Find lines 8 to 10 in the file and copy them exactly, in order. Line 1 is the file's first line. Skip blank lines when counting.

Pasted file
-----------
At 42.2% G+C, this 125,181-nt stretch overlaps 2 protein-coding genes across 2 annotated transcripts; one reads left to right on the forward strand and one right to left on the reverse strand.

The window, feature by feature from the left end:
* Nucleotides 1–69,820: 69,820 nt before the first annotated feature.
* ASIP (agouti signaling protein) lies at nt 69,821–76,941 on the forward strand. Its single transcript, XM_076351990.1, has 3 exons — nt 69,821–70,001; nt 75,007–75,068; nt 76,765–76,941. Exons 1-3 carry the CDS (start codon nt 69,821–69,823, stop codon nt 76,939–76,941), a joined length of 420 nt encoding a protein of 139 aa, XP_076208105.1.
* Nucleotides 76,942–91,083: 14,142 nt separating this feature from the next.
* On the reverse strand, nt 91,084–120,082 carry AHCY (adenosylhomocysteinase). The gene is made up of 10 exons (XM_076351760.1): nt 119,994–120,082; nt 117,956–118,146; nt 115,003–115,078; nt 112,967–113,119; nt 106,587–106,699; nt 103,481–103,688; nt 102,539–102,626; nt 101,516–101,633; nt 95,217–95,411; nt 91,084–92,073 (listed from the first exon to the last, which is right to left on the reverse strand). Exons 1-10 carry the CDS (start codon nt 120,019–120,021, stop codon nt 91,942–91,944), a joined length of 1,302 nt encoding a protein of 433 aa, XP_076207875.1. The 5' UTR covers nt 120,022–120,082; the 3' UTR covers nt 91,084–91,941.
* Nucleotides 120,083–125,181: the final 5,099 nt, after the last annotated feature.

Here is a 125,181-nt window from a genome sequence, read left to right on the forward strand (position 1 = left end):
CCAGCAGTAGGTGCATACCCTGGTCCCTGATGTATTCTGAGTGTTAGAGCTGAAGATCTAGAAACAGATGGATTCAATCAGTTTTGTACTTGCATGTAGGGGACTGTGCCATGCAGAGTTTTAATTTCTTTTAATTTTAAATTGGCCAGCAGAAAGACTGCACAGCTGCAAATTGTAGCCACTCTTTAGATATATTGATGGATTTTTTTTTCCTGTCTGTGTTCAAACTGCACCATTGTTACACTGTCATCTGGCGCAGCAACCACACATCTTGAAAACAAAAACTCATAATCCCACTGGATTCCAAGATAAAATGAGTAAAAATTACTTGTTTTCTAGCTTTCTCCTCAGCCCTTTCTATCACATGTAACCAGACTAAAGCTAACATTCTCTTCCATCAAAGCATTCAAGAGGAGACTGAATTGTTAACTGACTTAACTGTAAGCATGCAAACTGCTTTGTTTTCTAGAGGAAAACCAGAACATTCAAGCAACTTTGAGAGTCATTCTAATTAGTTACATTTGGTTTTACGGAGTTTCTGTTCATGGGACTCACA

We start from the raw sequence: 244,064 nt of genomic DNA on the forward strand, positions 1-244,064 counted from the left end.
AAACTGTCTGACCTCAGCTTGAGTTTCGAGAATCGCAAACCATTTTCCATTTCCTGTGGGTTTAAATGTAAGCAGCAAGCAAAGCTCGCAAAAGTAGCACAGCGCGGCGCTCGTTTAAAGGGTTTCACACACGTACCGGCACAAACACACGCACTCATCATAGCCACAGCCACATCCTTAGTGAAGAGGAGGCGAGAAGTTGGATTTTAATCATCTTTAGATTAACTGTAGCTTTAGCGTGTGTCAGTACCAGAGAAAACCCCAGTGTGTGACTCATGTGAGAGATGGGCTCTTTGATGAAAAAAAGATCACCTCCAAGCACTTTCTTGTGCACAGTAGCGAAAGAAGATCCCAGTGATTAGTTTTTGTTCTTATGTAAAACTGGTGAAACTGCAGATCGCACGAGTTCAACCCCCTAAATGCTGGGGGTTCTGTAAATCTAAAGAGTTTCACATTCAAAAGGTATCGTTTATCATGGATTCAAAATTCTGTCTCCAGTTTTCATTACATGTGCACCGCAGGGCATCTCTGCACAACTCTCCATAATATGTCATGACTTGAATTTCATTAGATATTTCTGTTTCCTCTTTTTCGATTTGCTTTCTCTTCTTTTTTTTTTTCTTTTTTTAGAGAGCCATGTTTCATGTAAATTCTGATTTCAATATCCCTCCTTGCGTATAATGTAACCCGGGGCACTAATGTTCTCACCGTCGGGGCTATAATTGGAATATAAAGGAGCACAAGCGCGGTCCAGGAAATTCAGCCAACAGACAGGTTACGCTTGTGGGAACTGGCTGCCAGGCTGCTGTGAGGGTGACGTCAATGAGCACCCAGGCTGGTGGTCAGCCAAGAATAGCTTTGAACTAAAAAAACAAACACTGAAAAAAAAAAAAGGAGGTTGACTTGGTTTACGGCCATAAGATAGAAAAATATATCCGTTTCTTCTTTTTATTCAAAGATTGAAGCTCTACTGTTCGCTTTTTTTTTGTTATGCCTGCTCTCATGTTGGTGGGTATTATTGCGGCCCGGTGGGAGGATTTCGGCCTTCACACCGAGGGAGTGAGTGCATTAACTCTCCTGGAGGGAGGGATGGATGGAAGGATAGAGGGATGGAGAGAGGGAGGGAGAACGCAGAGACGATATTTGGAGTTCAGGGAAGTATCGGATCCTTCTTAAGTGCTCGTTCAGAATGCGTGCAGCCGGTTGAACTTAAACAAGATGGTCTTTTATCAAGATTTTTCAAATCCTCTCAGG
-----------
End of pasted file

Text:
Here is a 125,181-nt window from a genome sequence, read left to right on the forward strand (position 1 = left end):
CCAGCAGTAGGTGCATACCCTGGTCCCTGATGTATTCTGAGTGTTAGAGCTGAAGATCTAGAAACAGATGGATTCAATCAGTTTTGTACTTGCATGTAGGGGACTGTGCCATGCAGAGTTTTAATTTCTTTTAATTTTAAATTGGCCAGCAGAAAGACTGCACAGCTGCAAATTGTAGCCACTCTTTAGATATATTGATGGATTTTTTTTTCCTGTCTGTGTTCAAACTGCACCATTGTTACACTGTCATCTGGCGCAGCAACCACACATCTTGAAAACAAAAACTCATAATCCCACTGGATTCCAAGATAAAATGAGTAAAAATTACTTGTTTTCTAGCTTTCTCCTCAGCCCTTTCTATCACATGTAACCAGACTAAAGCTAACATTCTCTTCCATCAAAGCATTCAAGAGGAGACTGAATTGTTAACTGACTTAACTGTAAGCATGCAAACTGCTTTGTTTTCTAGAGGAAAACCAGAACATTCAAGCAACTTTGAGAGTCATTCTAATTAGTTACATTTGGTTTTACGGAGTTTCTGTTCATGGGACTCACA

We start from the raw sequence: 244,064 nt of genomic DNA on the forward strand, positions 1-244,064 counted from the left end.